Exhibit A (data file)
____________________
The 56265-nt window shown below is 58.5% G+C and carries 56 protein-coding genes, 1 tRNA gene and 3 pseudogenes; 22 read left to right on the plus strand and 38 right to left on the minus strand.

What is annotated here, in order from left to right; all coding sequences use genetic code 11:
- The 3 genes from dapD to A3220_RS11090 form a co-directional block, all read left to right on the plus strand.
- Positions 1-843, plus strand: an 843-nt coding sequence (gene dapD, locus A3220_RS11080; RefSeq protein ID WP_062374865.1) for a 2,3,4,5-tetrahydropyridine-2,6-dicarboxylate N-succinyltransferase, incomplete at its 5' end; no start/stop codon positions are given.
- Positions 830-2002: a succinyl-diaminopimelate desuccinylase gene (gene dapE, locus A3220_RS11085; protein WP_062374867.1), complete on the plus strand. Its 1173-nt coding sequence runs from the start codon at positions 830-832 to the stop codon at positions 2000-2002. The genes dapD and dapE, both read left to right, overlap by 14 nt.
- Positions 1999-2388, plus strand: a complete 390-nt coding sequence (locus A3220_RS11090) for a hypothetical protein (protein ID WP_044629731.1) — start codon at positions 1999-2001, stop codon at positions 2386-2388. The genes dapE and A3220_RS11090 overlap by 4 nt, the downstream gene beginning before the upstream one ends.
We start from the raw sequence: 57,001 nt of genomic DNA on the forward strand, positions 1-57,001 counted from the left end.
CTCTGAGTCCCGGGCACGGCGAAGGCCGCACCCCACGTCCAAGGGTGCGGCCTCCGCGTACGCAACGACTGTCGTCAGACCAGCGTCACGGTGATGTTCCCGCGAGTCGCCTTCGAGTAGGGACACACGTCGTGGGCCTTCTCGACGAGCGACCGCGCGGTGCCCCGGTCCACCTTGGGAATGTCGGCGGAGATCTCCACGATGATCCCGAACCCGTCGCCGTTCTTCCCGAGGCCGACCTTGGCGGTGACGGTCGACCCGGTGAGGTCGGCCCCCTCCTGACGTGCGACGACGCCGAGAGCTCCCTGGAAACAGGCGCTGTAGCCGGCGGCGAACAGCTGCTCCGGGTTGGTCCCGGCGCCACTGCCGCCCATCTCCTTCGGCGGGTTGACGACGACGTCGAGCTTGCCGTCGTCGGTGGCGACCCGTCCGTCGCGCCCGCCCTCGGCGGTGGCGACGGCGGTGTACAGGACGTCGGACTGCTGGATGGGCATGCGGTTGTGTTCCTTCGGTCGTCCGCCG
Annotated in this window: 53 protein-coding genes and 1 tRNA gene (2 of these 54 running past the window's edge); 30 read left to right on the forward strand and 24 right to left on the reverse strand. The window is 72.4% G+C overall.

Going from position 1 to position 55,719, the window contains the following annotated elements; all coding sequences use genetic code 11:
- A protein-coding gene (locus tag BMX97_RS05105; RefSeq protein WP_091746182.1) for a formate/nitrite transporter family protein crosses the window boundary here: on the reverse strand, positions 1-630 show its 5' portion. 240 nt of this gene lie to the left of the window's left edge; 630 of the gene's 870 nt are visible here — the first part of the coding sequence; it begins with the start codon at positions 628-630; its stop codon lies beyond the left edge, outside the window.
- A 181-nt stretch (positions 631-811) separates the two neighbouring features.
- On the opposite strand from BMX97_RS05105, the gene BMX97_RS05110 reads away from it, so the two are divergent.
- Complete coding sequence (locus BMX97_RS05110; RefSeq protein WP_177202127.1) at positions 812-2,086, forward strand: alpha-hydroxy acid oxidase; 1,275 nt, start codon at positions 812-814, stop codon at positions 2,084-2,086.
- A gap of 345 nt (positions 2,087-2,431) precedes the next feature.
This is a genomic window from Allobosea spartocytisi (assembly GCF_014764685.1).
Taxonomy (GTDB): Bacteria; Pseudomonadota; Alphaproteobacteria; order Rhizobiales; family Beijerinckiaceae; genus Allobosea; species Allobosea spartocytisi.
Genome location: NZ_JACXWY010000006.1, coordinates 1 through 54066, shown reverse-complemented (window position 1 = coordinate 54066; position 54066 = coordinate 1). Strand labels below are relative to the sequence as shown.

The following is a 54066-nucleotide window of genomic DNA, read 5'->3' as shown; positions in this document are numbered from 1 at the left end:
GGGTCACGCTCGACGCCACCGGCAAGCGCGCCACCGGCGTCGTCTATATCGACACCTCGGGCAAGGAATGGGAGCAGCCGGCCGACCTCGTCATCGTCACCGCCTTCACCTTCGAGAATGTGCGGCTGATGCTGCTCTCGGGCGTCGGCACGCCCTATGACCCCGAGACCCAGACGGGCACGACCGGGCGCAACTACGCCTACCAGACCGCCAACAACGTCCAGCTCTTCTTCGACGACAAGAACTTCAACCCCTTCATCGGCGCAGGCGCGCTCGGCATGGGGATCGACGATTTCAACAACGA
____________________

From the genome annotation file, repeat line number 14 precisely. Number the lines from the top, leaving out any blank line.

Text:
- Complete coding sequence (locus BMX97_RS05110; RefSeq protein WP_177202127.1) at positions 812-2,086, forward strand: alpha-hydroxy acid oxidase; 1,275 nt, start codon at positions 812-814, stop codon at positions 2,084-2,086.